An examination of organizational factors associated with the recurrence of maltreatment in institutional care

Allison M Blake, Fordham University


Assuring safety for children in institutional care is accomplished through prevention and remediation. The child welfare system in New Jersey utilizes a post investigation model to remediate problems and prevent future incidents. This post investigation model includes the development and implementation of a corrective action plan, and anticipates follow up by the regulatory agency with oversight responsibility for the institution. The study sought to understand the role of compliance with the corrective action plan in assuring safety for children residing in institutions. Because 24-hour child-care institutions in New Jersey are licensed by different entities, this study also sought to examine the relationship of licensing agency type with future safety. A retrospective panel study was conducted through a record analysis of the child abuse investigation files of the New Jersey Institutional Abuse Investigation Unit (IAIU). The study included three comparison groups, organized according to licensing oversight agency. The three groups were: child welfare, juvenile justice and health/mental health. The sample consisted of 54 24-hour child care institutions that received a recommended corrective action plan (CAP) following a child abuse investigation during 1998 or 1999. These institutions were followed over a two-year period to assess reported compliance with the corrective action plan, and the relationship of that reported compliance to future safety. Safety was measured by the non-occurrence of a new substantiated investigation finding or a new corrective action plan during the 24-month period following the implementation of the study CAP. The results of the study did not support the main hypothesis that licensing agency type would be associated with future safety. What the study did reveal was that the presence, and actual number, of other investigations by the IAIU, contributed to institutions not being safe. Further, as the number of concurrent investigations increased, the likelihood of reported compliance with the corrective action plan decreased. Implications for policy, practice and research are discussed.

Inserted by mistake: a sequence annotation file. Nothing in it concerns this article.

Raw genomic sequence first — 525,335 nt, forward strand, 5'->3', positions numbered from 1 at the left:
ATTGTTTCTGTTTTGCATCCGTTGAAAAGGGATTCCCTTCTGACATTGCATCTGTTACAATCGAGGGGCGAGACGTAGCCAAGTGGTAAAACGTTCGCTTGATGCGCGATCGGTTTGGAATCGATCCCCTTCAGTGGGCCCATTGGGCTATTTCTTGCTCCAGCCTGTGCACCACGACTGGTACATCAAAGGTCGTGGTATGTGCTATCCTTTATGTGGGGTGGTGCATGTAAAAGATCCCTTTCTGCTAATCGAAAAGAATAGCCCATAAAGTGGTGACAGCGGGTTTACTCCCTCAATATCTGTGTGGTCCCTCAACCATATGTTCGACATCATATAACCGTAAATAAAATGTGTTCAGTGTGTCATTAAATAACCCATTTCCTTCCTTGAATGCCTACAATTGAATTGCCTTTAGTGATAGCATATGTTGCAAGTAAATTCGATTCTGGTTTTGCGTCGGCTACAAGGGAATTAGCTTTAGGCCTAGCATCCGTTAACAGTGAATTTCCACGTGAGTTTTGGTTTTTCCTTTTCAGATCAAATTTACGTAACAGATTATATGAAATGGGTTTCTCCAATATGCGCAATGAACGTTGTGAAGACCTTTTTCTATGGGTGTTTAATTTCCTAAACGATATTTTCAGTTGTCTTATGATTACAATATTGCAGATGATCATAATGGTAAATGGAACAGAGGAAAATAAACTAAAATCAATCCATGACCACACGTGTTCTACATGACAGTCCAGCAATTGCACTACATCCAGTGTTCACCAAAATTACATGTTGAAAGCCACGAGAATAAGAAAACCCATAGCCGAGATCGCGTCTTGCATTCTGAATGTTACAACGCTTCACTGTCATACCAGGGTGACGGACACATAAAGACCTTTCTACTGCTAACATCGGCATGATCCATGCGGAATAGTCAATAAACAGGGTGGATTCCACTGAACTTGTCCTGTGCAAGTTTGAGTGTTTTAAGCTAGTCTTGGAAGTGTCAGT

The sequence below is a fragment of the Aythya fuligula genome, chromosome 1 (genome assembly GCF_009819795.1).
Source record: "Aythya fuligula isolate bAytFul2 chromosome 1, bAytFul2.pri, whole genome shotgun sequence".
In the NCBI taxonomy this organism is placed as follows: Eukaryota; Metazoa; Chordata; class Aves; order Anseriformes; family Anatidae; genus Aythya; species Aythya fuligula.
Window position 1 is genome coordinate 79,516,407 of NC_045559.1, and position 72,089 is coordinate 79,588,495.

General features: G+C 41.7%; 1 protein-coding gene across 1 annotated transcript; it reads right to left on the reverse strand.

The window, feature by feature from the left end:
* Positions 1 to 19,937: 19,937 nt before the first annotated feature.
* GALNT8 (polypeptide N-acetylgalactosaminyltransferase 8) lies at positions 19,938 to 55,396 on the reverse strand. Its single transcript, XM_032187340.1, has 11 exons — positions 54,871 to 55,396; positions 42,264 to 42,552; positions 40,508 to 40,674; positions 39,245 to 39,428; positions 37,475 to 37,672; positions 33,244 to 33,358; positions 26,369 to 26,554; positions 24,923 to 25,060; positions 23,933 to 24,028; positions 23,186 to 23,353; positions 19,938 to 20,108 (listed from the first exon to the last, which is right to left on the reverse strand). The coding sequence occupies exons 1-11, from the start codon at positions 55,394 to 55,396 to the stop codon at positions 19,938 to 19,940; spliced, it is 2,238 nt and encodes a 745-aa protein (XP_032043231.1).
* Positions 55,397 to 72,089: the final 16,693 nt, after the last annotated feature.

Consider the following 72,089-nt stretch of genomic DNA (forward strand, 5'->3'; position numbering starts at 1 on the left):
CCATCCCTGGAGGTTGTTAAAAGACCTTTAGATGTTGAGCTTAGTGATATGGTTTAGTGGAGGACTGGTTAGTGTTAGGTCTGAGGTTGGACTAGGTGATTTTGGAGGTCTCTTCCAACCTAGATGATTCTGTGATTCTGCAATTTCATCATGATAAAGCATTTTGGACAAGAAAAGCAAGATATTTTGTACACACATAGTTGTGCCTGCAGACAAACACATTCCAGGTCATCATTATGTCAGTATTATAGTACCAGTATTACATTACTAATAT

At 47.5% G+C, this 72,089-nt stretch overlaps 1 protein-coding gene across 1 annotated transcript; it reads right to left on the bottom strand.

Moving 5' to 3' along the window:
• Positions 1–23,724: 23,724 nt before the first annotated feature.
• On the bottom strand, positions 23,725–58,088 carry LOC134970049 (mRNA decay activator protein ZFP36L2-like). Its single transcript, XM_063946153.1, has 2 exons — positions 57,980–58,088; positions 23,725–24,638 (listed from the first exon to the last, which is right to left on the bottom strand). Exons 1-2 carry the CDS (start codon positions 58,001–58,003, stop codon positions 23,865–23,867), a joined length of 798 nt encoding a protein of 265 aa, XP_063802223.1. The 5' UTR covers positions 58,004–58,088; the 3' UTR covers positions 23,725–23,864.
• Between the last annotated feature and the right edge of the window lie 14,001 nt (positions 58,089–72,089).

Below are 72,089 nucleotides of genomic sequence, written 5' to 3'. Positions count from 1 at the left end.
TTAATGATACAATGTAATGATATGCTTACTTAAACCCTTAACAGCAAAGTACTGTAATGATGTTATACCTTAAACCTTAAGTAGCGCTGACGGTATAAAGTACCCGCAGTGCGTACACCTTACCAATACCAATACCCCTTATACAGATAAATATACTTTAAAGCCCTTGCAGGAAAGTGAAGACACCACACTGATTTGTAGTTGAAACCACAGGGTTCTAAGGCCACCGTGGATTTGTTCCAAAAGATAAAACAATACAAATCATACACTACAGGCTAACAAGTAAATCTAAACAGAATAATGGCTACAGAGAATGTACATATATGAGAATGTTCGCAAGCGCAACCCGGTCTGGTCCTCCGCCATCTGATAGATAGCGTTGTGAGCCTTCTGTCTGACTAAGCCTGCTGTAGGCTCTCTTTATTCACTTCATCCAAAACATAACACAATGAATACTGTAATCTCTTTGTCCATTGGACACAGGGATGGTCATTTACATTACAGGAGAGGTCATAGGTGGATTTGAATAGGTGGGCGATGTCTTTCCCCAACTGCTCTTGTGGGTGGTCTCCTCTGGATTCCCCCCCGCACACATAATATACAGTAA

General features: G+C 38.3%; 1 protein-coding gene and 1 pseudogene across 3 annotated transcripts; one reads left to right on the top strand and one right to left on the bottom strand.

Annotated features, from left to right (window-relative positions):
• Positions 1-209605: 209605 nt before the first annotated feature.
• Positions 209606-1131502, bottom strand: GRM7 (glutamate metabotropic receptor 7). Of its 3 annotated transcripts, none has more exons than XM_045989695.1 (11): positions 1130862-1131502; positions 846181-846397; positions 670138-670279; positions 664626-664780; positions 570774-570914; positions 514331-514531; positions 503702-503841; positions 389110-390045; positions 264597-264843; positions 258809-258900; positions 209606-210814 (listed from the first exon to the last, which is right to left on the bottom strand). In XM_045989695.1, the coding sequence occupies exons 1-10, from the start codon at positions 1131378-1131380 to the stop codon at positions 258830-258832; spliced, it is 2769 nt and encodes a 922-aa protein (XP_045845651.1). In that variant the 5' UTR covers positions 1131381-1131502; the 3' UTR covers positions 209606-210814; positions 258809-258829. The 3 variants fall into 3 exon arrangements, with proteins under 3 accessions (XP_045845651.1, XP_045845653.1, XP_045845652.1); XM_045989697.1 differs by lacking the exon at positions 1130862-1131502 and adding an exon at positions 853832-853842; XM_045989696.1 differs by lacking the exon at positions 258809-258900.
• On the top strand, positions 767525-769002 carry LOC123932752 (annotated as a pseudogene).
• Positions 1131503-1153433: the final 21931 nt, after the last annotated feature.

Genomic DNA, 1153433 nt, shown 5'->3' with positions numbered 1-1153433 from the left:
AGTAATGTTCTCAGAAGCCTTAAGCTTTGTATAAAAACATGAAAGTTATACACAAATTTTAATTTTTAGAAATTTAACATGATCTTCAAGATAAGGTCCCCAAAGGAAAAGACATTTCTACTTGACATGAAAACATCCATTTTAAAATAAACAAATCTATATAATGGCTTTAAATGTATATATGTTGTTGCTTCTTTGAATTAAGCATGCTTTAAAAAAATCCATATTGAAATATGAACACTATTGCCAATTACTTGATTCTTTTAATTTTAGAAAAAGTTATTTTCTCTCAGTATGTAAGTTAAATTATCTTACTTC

Subject Area

Social work|Welfare

Recommended Citation

Blake, Allison M, "An examination of organizational factors associated with the recurrence of maltreatment in institutional care" (2003). ETD Collection for Fordham University. AAI3081406.